The Kia Rio has always been a peculiar case in styling with older Rios being known more for their bland aesthetics and equally bland performance numbers. A redesign in 2012 helped bring much needed refinement and modern technology to the Rio but was chided for being cute-sy. Kia claims that it has resolved this dilemma with the 2017 Rio.
The exterior styling of the 2017 Kia Rio loudly broadcasts this, and will not be mistaken for being just another cute entry. The front fascia for example features slimmer headlights that ditch the bubble looking units for much needed aggression. Some of the gentle curves have also been shelved in favor of more flat planes which helps further enhance its styling. As a bonus, the 2017 Rio is slightly longer, wider, and shorter than the old model. Kia claims that these new dimensions also influenced the styling with the Korean firm claiming that many of the changes highlight the extra width inside and out.
Kia also touched up the Rio’s interior and has added a much nicer blend of plastics and materials that aims to eliminate complaints about the Rio’s cheap plastics. The design is sound for the most part, but the infotainment system stands out as the lone oddball of the group. Kia claims that the unit was designed to achieve a “floating” effect with the unit extending up and over the dashboard a trick also used by the Honda Civic. The good news is that Kia chose to retain physical buttons and knobs for ease of use and ergonomics, the bad news is that the overall setup looks odd with some of the buttons actually extend up with the screen. This makes the system look like it was added as an afterthought and could cause initial confusion with its overall layout.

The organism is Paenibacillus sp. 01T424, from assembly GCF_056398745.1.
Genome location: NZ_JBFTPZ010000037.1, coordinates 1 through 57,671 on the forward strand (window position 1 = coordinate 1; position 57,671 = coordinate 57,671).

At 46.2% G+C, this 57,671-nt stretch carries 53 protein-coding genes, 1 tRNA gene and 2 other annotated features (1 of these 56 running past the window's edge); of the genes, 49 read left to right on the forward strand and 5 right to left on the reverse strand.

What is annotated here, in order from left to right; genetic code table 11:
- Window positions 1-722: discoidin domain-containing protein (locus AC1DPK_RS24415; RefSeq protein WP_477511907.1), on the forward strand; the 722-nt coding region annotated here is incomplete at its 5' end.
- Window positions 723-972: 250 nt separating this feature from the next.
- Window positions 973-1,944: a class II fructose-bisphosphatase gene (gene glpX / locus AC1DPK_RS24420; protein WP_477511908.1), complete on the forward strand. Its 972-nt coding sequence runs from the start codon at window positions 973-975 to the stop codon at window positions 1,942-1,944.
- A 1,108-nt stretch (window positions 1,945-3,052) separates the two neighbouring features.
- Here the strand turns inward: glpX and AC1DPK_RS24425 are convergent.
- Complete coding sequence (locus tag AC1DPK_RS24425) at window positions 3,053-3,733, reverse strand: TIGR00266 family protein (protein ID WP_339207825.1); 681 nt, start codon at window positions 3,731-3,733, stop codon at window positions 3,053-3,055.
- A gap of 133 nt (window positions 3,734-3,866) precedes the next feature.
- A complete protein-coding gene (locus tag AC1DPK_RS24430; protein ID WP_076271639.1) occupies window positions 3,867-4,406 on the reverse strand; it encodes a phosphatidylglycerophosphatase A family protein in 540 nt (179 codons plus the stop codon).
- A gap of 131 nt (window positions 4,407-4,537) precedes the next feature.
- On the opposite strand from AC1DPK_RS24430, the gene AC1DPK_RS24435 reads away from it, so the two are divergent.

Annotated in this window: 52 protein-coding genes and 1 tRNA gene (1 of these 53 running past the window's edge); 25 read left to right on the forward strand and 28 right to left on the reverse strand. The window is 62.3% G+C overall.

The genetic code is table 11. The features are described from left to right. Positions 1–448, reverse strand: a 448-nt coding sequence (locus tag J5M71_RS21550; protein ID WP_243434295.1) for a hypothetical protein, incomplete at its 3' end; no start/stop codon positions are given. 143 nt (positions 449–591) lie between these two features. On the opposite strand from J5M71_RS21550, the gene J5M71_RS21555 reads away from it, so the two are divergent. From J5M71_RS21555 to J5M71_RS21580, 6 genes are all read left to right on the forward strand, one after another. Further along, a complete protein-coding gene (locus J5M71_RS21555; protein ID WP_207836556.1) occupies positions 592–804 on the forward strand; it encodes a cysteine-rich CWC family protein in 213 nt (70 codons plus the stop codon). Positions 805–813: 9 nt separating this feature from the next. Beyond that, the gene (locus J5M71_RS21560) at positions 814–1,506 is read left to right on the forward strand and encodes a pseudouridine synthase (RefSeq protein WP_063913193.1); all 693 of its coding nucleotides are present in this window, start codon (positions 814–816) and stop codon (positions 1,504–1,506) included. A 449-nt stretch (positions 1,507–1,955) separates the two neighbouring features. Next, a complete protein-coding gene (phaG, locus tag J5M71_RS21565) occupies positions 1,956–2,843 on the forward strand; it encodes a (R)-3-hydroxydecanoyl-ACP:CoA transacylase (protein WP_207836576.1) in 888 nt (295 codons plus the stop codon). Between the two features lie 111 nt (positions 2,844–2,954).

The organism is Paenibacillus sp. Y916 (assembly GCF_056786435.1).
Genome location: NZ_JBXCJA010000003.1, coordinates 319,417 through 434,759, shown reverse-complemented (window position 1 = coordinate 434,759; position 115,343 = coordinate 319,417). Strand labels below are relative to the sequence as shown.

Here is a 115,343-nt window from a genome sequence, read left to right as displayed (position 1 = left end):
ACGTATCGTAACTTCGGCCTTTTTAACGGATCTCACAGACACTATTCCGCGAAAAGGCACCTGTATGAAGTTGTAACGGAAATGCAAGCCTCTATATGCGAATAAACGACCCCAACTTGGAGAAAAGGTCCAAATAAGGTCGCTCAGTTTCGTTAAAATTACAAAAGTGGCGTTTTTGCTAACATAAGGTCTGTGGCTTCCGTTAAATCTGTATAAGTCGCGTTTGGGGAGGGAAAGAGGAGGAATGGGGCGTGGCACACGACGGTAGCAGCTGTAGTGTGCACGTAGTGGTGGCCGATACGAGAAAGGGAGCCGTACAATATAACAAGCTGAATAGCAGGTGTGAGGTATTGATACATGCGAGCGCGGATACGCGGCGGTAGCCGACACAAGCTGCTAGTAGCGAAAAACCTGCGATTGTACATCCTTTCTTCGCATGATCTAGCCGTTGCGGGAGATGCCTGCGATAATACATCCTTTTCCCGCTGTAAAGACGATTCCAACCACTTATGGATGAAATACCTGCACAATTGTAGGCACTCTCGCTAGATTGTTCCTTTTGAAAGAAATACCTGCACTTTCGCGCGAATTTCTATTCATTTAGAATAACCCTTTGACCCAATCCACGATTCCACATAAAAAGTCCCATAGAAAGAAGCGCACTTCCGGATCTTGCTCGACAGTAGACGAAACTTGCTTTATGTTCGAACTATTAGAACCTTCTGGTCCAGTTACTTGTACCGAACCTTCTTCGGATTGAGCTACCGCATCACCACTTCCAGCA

Kia did not reveal performance information or any other specifics on the car. But unlike the British spec version (pictured) look for the U.S. grade Rio to retain its all four cylinder engine lineup with slight gains in emissions and overall performance. Look for the 2017 Kia Rio to make its formal debut at the Paris Motor Show in September with the first units arriving in U.S. showrooms sometime next year.